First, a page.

27 Jun 2018

Lavender Hill resident, Ellen Pakkies, is no stranger to the hardships life can throw at us. Cape Flats born and bred, she has experienced first-hand the poverty, sadness, violence, fear, suffering and drug abuse that ensues from living in this disadvantaged area. Her story of desperation, which is not unique, caught the world’s attention when she strangled her drug-addicted son after he’d repeatedly vandalised their home. While her story is being made into a movie for the big screen, it was when the TV crew spruced up her home with a lick of paint that an idea struck her.

Drug abuse in Ellen’s area is a serious problem and often leads to conflict, violence, theft, vandalism, empty cupboards and loveless homes. Ellen says, “It was awful returning home after one of my shifts, to find that our home was destroyed by my son. I asked for assistance from everyone, but no-one would help me. It is still a problem today. Nobody really wants to help, parents don’t care about the appearance of their homes, and the youth do whatever they want.” While her home received a makeover for the film entitled Ellen, Die Storie van Ellen Pakkies, looking around her, Ellen saw many women in a similar situation, in the depths of despair where homes had become loveless, empty shells, dreary with neglect.

Seeing how a renovation project could bring colour and hope to a home and families experiencing difficulties, she used the left-over paint from her house to give houses and other buildings in her area a fresh new coat. The idea sparked off a bigger project and Ellen says, “In this way we can also involve young people, who don’t always know where to look for work. It can help motivate them and help keep them out of trouble.” For mothers, Ellen believes it would help them to once again love the place they live in even though their kids rob them of everything else when they get caught in the web of drugs. “A little colour and clean house can have a huge impact on a heavy heart,” she says.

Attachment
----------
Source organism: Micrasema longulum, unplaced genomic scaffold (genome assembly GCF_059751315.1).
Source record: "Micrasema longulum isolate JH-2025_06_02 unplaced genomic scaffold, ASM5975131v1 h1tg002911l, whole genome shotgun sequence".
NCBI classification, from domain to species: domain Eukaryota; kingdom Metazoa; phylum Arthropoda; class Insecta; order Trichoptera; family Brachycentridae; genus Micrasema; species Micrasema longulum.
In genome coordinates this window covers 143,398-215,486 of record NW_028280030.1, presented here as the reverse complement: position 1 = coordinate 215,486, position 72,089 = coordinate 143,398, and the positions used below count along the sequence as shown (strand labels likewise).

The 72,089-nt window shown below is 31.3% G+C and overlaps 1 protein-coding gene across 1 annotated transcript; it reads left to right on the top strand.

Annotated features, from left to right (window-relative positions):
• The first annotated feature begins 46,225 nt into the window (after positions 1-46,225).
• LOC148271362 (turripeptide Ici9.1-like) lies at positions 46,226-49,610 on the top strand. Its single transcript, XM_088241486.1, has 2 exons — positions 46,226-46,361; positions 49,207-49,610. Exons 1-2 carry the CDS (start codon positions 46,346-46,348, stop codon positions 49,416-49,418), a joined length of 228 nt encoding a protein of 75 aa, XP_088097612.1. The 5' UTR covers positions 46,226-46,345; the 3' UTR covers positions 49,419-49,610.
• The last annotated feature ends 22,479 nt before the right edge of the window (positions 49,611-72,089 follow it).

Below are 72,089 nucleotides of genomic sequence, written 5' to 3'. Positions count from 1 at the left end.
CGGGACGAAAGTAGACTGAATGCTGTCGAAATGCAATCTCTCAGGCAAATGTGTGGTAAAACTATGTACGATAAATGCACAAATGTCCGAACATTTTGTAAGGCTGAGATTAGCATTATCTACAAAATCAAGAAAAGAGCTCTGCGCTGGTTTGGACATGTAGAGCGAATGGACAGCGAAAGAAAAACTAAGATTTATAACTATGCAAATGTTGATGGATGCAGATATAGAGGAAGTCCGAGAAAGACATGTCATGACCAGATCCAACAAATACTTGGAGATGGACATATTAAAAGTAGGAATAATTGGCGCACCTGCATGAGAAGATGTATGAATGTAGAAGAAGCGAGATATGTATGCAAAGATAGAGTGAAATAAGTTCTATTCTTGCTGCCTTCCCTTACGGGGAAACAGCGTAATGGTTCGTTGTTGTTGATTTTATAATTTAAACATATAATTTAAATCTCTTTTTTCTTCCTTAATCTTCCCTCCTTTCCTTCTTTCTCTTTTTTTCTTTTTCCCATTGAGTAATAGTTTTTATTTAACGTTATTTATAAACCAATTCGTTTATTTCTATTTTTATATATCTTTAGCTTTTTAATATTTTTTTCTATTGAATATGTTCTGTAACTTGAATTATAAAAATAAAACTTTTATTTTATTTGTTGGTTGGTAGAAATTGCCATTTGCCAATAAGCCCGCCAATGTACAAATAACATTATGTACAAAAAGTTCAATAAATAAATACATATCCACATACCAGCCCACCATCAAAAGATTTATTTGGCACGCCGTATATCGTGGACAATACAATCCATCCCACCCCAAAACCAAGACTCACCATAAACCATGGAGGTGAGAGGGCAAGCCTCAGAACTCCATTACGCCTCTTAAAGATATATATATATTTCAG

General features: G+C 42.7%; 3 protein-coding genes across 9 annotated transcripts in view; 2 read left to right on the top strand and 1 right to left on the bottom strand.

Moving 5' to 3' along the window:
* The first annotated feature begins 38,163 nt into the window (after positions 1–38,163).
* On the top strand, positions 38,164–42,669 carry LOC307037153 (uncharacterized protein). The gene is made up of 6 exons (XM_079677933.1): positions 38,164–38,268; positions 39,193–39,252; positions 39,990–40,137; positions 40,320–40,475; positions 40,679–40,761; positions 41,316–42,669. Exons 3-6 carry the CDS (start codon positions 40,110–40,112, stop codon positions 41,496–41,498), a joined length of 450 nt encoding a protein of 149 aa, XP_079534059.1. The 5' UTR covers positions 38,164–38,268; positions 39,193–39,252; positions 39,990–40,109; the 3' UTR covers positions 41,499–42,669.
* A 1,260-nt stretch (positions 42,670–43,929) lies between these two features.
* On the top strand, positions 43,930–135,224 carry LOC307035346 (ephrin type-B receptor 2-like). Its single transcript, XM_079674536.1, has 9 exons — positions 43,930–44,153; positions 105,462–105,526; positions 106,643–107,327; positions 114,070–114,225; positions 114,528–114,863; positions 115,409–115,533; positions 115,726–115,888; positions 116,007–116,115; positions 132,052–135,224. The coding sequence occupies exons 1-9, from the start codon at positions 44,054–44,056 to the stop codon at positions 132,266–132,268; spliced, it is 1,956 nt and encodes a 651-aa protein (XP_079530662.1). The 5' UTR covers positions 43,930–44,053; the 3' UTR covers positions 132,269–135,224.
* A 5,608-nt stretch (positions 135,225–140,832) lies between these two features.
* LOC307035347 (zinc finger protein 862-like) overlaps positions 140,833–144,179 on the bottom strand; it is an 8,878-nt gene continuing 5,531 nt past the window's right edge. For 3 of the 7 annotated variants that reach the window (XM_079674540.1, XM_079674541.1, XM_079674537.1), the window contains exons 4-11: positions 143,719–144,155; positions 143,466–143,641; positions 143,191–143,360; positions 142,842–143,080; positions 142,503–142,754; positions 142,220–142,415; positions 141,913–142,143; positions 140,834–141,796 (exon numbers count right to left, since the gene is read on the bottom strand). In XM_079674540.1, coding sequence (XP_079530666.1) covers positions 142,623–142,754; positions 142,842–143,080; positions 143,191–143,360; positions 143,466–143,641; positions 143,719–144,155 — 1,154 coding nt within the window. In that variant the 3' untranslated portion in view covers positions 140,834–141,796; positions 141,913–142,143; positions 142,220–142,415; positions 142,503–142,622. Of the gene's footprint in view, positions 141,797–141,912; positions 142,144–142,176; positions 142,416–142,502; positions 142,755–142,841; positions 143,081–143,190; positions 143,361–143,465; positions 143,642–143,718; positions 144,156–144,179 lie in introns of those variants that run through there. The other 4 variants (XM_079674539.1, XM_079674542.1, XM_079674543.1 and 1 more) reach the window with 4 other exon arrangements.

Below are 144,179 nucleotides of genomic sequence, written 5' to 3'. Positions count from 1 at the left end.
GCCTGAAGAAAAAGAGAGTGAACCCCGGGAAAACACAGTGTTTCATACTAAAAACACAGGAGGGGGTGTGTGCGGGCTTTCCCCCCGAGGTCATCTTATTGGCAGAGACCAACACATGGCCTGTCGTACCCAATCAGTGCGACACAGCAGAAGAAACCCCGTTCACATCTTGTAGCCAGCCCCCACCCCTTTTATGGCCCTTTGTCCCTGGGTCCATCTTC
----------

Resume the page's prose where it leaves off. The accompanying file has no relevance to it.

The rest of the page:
Ellen’s commitment to changing lives in the drug ravaged Cape Flats caught the attention of paint manufacturer, Plascon, who are now donating 4 000 litres of paint towards her cause. Applauding her passion, Plascon Decorative Business Unit Head, Katlego Kondlo says, “Ellen’s work is an endorsement of Plascon’s Designed for Life philosophy and clearly demonstrates the power that something as seemingly simple as paint and colour on a wall or piece of furniture, has the capacity to make life-altering changes. We are one hundred percent behind Ellen as she takes the initiative to enrich and enhance the lives of the people who live in her community.”

In addition to the paint donation, the Plascon Training Academy has also pledged to train 20 nominated unemployed youths in the community, in the application and preparation of Plascon Easy Living. They will receive a Plascon certificate, a starter kit to get them on their feet and ultimately a skill to use to improve their circumstances. Katlego concludes, “We are humbled by Ellen’s insight into how lives can be changed for the better and proud to be part of something so much bigger than ourselves. Giving the community the tools to improve their own circumstances certainly shows how a little colour can play a significant role in changing a life.”


Words: 520


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Mbali Mpofu, Account Executive, on behalf of Kansai Plascon

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